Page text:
Although they’re spatially near each other, you wouldn’t think your gums could affect your brain. After all, they’re not even part of the same body system. However, as it turns out, they are related. By not having healthy gums, you could be jeopardizing the health of your brain and increasing your risk of developing problems like dementia. A family dentist in Greenfield is here to elaborate on the connection.
What Is Gum Disease?
Since your mouth is a warm, moist environment, it is home to lots of bacteria, most of which are harmless and even beneficial. Gum disease occurs when the bad bacteria in your mouth get out of control, usually because of poor oral hygiene. When you neglect to brush and floss as often as you should, plaque builds up on your gums. The bacteria in plaque then attack the structures supporting your teeth, leading to tooth loss and a whole host of other health problems.
How Is Gum Disease Linked to Alzheimer’s?
The bacteria associated with gum disease can create pockets in between your gums and teeth. Bacteria can then enter those pockets, reach your bloodstream, and travel to other parts of your body, such as your brain. This theory has been all but confirmed by studies that have shown the same strands of bacteria in gum disease patients and in the brain tissue of Alzheimer’s patients. Inflammation from the mouth spreads into the brain, causing impaired function that may lead to dementia.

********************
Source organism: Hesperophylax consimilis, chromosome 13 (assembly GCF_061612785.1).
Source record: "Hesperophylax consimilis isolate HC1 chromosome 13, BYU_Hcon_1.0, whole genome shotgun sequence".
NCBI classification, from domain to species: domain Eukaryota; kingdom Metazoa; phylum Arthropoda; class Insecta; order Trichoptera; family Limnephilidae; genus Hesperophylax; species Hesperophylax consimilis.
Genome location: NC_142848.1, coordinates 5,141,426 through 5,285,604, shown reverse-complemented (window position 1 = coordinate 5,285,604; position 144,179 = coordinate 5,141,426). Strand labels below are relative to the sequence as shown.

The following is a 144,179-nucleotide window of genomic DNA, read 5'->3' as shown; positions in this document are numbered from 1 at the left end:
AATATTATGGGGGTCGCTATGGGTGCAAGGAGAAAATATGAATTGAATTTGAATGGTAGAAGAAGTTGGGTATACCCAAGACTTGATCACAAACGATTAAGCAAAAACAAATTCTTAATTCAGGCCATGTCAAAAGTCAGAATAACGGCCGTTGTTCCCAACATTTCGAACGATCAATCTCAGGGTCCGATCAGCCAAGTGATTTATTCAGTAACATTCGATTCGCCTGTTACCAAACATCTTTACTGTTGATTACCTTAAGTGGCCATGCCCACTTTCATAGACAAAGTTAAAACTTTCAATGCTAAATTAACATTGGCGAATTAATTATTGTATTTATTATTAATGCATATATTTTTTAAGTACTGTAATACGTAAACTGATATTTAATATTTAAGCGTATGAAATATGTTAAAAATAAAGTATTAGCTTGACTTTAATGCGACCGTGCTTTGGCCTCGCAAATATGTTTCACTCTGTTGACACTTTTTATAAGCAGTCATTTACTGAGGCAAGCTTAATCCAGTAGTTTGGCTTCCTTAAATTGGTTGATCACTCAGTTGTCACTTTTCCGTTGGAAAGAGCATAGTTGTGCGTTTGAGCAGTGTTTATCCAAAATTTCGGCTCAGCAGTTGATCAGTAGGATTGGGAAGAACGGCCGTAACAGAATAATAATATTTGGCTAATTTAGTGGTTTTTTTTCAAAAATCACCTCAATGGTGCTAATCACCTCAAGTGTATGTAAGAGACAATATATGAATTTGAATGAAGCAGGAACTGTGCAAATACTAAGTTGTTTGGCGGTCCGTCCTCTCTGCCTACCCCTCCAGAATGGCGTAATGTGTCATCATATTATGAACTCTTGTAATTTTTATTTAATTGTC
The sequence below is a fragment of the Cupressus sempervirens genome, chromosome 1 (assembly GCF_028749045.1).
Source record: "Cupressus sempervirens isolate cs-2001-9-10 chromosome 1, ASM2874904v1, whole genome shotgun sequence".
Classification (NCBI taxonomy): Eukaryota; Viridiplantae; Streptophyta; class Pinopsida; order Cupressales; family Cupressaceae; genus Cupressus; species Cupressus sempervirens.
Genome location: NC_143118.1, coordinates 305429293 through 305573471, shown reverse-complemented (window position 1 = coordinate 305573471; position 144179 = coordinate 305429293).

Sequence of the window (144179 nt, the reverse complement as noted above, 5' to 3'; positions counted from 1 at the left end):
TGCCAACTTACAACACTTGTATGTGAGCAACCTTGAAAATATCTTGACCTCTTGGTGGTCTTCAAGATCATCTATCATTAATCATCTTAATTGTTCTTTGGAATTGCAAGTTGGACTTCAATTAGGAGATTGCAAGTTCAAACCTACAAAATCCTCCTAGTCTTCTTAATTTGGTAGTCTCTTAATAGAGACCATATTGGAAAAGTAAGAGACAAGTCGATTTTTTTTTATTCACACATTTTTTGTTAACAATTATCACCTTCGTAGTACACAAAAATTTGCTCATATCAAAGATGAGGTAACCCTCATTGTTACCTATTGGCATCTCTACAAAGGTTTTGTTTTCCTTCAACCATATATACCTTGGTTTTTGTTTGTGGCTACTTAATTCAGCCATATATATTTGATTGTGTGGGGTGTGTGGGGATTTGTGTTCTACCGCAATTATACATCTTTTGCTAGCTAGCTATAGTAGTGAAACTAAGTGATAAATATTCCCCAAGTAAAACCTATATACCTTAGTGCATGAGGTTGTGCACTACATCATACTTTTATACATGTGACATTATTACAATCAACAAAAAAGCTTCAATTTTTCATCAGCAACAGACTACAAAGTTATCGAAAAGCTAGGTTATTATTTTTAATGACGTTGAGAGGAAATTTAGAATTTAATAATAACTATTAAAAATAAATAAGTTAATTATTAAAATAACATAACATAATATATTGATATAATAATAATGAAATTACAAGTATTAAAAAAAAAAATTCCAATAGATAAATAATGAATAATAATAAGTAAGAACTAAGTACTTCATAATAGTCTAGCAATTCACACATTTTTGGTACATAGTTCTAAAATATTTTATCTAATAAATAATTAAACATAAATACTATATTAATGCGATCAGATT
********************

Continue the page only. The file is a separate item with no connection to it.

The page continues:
How Can You Keep Your Gums Healthy?
There are multiple methods of keeping gum disease at bay, such as:
- Visiting your dentist in Greenfield twice a year for a checkup and cleaning
- Brushing your teeth twice a day with fluoride toothpaste
- Flossing at least once a day, preferably in the evening
- Quitting smoking or chewing tobacco
- Limiting alcohol consumption
- Staying hydrated by drinking plenty of water
- Chewing sugar-free gum after meals if you can’t brush
Your oral health and cognitive health are more intertwined that you would believe at first. By keeping your gums in good condition, you can keep your brain healthy and functional for a long time.
About the Author
Dr. David Blanchard graduated with honors in 2014 from the University of Michigan School of Dentistry. These days, he practices at Advanced Dental Treatment Center in Greenfield, WI. His professional affiliations include the American Dental Association, the Wisconsin Dental Association, and the Academy of General Dentistry. To learn more about how to maintain excellent gum health, contact Dr. Blanchard by clicking here or calling (414) 209-7463.